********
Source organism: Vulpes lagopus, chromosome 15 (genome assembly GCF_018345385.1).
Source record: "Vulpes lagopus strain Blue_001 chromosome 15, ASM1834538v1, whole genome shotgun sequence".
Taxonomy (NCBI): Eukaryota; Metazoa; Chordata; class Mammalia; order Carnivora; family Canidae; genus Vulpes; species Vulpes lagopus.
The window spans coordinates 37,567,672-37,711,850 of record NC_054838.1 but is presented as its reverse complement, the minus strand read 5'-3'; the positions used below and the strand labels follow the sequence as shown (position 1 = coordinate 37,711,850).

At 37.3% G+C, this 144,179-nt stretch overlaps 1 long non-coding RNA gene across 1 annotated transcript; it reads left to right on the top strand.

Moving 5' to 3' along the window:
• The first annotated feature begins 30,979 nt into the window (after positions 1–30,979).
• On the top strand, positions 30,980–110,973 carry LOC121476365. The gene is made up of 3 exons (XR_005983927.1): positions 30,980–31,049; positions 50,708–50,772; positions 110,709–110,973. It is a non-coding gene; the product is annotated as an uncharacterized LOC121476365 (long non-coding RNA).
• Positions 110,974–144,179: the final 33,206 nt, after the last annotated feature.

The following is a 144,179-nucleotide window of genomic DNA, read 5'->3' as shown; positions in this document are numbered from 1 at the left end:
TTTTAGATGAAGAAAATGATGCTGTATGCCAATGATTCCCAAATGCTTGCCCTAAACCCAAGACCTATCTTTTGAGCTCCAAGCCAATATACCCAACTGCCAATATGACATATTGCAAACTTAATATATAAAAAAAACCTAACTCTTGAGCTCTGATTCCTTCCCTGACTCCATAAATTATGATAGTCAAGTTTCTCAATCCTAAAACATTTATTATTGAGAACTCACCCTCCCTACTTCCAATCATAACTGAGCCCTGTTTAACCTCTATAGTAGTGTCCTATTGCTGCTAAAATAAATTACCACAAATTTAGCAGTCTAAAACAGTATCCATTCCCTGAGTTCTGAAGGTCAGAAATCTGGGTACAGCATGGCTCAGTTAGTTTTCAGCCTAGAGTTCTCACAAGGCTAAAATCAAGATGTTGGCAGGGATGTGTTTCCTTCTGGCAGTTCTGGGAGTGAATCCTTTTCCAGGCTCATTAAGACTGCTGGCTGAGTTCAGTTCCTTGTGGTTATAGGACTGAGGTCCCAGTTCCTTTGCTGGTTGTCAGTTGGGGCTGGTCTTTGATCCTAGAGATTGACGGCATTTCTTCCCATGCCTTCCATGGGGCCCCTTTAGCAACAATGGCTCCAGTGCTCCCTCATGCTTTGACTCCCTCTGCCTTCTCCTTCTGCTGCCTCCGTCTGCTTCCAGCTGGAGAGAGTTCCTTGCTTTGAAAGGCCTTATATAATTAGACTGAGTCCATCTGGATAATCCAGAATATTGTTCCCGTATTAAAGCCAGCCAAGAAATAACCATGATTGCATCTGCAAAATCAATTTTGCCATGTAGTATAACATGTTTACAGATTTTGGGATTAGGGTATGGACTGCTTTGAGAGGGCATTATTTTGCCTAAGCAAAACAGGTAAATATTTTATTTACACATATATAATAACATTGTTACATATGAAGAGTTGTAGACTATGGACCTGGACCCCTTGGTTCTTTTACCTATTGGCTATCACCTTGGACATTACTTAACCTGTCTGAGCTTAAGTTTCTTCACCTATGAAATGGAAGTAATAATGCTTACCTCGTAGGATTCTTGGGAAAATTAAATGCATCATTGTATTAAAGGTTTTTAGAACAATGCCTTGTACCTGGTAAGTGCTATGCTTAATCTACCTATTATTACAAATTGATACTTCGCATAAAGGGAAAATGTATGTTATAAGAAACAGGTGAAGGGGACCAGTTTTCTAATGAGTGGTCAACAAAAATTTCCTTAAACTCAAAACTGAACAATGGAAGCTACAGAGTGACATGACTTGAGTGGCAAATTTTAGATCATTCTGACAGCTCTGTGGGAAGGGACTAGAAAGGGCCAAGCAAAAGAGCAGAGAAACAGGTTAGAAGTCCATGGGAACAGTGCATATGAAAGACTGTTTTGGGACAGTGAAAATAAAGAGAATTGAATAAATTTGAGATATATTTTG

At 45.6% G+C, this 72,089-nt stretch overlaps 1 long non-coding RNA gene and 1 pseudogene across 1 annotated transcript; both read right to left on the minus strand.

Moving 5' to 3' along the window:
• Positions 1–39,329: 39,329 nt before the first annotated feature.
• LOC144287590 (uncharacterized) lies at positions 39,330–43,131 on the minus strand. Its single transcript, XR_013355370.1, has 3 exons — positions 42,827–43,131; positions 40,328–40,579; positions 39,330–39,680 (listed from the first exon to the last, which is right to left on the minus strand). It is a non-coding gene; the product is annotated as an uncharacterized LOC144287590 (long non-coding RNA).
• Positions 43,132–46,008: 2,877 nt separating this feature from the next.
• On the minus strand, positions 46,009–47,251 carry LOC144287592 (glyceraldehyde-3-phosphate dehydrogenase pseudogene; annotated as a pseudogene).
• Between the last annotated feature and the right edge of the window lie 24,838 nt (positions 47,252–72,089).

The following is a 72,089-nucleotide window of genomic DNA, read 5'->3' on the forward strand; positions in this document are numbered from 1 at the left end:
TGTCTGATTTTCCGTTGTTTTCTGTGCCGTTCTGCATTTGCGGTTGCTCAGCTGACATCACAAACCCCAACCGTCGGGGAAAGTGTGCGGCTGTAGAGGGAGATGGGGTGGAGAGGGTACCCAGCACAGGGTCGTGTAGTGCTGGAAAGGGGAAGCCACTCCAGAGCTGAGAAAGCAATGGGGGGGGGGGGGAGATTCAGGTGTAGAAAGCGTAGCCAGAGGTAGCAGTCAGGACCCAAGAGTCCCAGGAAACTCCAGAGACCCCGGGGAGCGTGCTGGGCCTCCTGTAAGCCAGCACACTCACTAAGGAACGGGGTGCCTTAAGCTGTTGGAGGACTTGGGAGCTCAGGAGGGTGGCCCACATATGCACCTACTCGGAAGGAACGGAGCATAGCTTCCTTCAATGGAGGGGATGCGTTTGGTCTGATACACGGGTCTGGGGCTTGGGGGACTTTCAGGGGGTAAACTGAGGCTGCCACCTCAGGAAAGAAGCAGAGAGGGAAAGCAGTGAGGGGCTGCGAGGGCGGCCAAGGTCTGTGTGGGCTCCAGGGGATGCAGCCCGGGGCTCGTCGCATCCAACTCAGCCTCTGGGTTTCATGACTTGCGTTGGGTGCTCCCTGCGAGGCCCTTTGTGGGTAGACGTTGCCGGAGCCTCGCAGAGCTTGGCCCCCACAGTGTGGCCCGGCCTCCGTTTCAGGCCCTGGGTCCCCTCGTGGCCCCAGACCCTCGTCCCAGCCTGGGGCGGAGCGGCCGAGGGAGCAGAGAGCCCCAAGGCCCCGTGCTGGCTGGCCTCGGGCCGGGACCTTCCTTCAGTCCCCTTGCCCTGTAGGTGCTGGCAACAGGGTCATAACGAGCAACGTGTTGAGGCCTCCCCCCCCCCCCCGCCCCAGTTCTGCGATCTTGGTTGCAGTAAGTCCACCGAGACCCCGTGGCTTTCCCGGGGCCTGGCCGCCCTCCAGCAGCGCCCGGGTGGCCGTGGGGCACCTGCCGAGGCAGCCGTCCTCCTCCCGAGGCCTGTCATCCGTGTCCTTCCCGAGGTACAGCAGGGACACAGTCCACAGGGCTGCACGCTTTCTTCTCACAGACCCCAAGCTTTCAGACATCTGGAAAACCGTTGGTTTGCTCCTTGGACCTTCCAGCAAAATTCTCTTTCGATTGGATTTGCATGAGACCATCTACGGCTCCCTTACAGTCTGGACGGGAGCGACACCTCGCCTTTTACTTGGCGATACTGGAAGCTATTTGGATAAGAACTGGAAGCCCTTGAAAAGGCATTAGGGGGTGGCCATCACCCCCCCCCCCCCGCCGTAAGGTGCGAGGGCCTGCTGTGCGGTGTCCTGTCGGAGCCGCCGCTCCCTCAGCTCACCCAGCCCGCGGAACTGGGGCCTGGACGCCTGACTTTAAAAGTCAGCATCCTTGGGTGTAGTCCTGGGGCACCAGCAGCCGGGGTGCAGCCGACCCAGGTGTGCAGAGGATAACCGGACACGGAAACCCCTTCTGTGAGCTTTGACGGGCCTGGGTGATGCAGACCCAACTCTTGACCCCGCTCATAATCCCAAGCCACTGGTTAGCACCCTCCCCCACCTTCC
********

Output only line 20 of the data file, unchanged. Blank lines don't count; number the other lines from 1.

TGTCTGATTTTCCGTTGTTTTCTGTGCCGTTCTGCATTTGCGGTTGCTCAGCTGACATCACAAACCCCAACCGTCGGGGAAAGTGTGCGGCTGTAGAGGGAGATGGGGTGGAGAGGGTACCCAGCACAGGGTCGTGTAGTGCTGGAAAGGGGAAGCCACTCCAGAGCTGAGAAAGCAATGGGGGGGGGGGGGAGATTCAGGTGTAGAAAGCGTAGCCAGAGGTAGCAGTCAGGACCCAAGAGTCCCAGGAAACTCCAGAGACCCCGGGGAGCGTGCTGGGCCTCCTGTAAGCCAGCACACTCACTAAGGAACGGGGTGCCTTAAGCTGTTGGAGGACTTGGGAGCTCAGGAGGGTGGCCCACATATGCACCTACTCGGAAGGAACGGAGCATAGCTTCCTTCAATGGAGGGGATGCGTTTGGTCTGATACACGGGTCTGGGGCTTGGGGGACTTTCAGGGGGTAAACTGAGGCTGCCACCTCAGGAAAGAAGCAGAGAGGGAAAGCAGTGAGGGGCTGCGAGGGCGGCCAAGGTCTGTGTGGGCTCCAGGGGATGCAGCCCGGGGCTCGTCGCATCCAACTCAGCCTCTGGGTTTCATGACTTGCGTTGGGTGCTCCCTGCGAGGCCCTTTGTGGGTAGACGTTGCCGGAGCCTCGCAGAGCTTGGCCCCCACAGTGTGGCCCGGCCTCCGTTTCAGGCCCTGGGTCCCCTCGTGGCCCCAGACCCTCGTCCCAGCCTGGGGCGGAGCGGCCGAGGGAGCAGAGAGCCCCAAGGCCCCGTGCTGGCTGGCCTCGGGCCGGGACCTTCCTTCAGTCCCCTTGCCCTGTAGGTGCTGGCAACAGGGTCATAACGAGCAACGTGTTGAGGCCTCCCCCCCCCCCCCGCCCCAGTTCTGCGATCTTGGTTGCAGTAAGTCCACCGAGACCCCGTGGCTTTCCCGGGGCCTGGCCGCCCTCCAGCAGCGCCCGGGTGGCCGTGGGGCACCTGCCGAGGCAGCCGTCCTCCTCCCGAGGCCTGTCATCCGTGTCCTTCCCGAGGTACAGCAGGGACACAGTCCACAGGGCTGCACGCTTTCTTCTCACAGACCCCAAGCTTTCAGACATCTGGAAAACCGTTGGTTTGCTCCTTGGACCTTCCAGCAAAATTCTCTTTCGATTGGATTTGCATGAGACCATCTACGGCTCCCTTACAGTCTGGACGGGAGCGACACCTCGCCTTTTACTTGGCGATACTGGAAGCTATTTGGATAAGAACTGGAAGCCCTTGAAAAGGCATTAGGGGGTGGCCATCACCCCCCCCCCCCCGCCGTAAGGTGCGAGGGCCTGCTGTGCGGTGTCCTGTCGGAGCCGCCGCTCCCTCAGCTCACCCAGCCCGCGGAACTGGGGCCTGGACGCCTGACTTTAAAAGTCAGCATCCTTGGGTGTAGTCCTGGGGCACCAGCAGCCGGGGTGCAGCCGACCCAGGTGTGCAGAGGATAACCGGACACGGAAACCCCTTCTGTGAGCTTTGACGGGCCTGGGTGATGCAGACCCAACTCTTGACCCCGCTCATAATCCCAAGCCACTGGTTAGCACCCTCCCCCACCTTCC